1. Don’t Drown in the Negative: People have a tendency to develop tunnel vision for negative events.  It’s natural.  However, reminding yourself of the positives can help make you feel more balanced (Cleveland Clinic, 2020). One way to do this is to write a list of things you are grateful for either when you first wake up or right before you go to bed.

 

  1. Routine: Although this one can be tough right now, developing even small daily routines can help decrease anxiety and stress, as well as help you feel a little more grounded and in control (Gray, 2020).

 

  1. Move: When staying at home all day, it is easy to sit on the couch and get lost in work or all those good streaming shows. However, sitting all day can increase fatigue and feelings of hopelessness, and also make it more difficult to fall asleep at night.  Therefore, even if you can just get out and walk around the block (while still social distancing), you will likely benefit and feel a little more energy (Gray, 2020).

 

  1. Socialize: I have heard many times that chatting with friends over video is not the same as face-to-face interactions.  I would have to agree.  However, for now, it is better than completely isolating, since this can increase loneliness, depression, and irritability.  Continuing to find ways to connect, even if they are not optimal, is so very important, especially right now (Gray, 2020).

 

References

Cleveland Clinic. (2020, May 14). Are you experiencing quarantine fatigue?. Healthessentials. https://health.clevelandclinic.org/are-you-experiencing-coronavirus-quarantine-fatigue/

 

Gray, D. (2020, May 4). Yes, “quarantine fatigue” is real.  Here’s how to cope. Healthline. https://www.healthline.com/health-news/quarantine-fatigue-is-real-heres-how-to-cope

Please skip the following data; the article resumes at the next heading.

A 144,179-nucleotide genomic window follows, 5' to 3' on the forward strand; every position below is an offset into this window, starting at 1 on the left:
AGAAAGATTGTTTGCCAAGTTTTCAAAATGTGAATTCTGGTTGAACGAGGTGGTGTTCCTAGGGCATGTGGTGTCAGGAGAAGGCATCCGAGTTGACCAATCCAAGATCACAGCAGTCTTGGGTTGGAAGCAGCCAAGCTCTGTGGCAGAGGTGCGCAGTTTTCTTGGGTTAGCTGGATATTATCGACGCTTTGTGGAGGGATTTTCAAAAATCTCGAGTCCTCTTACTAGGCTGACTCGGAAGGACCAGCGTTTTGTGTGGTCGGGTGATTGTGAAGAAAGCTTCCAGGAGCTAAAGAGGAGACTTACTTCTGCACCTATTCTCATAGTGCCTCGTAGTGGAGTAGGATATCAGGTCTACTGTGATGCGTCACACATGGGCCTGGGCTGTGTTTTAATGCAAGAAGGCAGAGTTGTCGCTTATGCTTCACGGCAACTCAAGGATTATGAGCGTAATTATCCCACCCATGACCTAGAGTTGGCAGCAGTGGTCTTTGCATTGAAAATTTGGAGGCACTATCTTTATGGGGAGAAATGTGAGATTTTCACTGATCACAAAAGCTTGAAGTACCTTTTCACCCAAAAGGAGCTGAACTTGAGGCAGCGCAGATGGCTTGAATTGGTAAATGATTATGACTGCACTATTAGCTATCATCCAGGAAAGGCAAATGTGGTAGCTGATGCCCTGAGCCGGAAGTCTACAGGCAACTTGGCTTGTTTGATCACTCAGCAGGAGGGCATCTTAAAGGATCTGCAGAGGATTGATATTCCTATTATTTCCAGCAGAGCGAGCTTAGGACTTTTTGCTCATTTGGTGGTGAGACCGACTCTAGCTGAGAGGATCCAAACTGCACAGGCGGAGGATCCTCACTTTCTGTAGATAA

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Friday Factoid: Racial Differences and Psychotropic Prescriptions

Sarah Watts, MS

WKPIC Doctoral Intern

 

Are there racial differences in the way psychotropic medication is prescribed to youth who are suffering from mental health problems? In today’s society it is important to explore the social and biological basis for treatment differences among individuals suffering from mental health symptoms. One such study by Cook et al. (2017) found that White children were more likely to be prescribed psychotropic medication when compared to Black and Latino children whether or not the children were exhibiting impairment in functioning. The reason for this is not currently understood and more research is needed to fully understand this difference. However, the findings highlight the importance of accurately targeting psychotropic medication across racial/ethnic groups.

 

References

Cook, B. L., Carson, N. J., Kafali, E. N., Valentine, A., Rueda, J. D., Coe-Odess, S., & Busch, S. (2017). Examining psychotropic medication use among youth in the u.s. by race/ethnicity and psychological impairment. General Hospital Psychiatry45, 32–39. https://doi.org/10.1016/j.genhosppsych.2016.12.004